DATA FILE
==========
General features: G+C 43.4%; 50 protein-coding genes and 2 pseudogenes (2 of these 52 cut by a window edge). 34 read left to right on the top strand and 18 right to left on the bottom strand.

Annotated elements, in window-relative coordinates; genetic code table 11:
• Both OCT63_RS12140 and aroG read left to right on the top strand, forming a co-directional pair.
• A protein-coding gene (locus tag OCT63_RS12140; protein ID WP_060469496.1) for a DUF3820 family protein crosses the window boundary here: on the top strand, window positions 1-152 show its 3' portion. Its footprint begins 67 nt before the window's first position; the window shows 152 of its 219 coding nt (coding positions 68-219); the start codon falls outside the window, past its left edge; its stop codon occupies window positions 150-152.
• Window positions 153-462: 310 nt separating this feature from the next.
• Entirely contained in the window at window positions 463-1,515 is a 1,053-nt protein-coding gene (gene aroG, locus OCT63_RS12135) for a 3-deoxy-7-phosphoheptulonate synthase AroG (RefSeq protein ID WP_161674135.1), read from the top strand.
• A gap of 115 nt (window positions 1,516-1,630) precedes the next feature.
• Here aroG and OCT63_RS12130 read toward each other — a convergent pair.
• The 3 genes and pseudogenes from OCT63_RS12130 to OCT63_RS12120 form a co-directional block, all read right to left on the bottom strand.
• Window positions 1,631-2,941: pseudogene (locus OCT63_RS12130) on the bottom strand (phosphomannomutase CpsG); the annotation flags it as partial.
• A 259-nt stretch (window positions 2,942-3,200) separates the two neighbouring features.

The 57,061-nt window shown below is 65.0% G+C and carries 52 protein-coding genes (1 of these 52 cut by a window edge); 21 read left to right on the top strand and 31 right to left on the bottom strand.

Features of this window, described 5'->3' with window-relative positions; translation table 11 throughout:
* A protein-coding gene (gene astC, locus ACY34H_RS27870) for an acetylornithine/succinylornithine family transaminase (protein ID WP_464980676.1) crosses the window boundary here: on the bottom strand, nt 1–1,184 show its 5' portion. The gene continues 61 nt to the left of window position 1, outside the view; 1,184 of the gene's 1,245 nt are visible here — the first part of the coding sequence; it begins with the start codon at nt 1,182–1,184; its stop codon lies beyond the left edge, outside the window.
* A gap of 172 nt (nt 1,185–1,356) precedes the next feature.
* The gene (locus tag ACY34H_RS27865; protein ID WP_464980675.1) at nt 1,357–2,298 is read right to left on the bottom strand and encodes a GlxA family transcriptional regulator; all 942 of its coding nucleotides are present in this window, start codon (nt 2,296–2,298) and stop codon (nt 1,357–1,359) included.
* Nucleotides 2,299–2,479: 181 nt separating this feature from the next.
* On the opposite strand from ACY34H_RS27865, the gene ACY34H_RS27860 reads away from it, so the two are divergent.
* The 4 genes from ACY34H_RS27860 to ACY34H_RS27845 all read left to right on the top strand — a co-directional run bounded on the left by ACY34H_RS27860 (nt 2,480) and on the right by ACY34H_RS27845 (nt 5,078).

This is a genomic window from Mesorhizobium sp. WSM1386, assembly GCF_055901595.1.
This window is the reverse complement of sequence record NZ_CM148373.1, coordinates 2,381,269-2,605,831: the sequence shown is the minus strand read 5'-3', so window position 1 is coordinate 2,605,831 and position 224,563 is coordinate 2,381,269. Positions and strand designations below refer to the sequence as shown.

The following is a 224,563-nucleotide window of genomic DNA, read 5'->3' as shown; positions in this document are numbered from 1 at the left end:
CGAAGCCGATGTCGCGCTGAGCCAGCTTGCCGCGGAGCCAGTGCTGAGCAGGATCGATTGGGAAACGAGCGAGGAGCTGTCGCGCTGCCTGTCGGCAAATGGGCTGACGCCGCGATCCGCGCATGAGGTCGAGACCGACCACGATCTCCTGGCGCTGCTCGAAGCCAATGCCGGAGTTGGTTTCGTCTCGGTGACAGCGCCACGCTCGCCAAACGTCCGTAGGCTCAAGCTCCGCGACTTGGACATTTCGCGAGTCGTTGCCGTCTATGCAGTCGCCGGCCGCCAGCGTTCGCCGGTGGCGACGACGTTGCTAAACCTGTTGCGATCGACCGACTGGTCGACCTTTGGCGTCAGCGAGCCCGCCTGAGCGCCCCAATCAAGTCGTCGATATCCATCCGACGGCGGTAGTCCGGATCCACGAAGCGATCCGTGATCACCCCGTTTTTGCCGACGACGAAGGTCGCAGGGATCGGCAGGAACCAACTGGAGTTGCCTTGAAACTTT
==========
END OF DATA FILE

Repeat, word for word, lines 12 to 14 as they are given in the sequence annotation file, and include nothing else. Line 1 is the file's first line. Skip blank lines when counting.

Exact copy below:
The 57,061-nt window shown below is 65.0% G+C and carries 52 protein-coding genes (1 of these 52 cut by a window edge); 21 read left to right on the top strand and 31 right to left on the bottom strand.

Features of this window, described 5'->3' with window-relative positions; translation table 11 throughout:
* A protein-coding gene (gene astC, locus ACY34H_RS27870) for an acetylornithine/succinylornithine family transaminase (protein ID WP_464980676.1) crosses the window boundary here: on the bottom strand, nt 1–1,184 show its 5' portion. The gene continues 61 nt to the left of window position 1, outside the view; 1,184 of the gene's 1,245 nt are visible here — the first part of the coding sequence; it begins with the start codon at nt 1,182–1,184; its stop codon lies beyond the left edge, outside the window.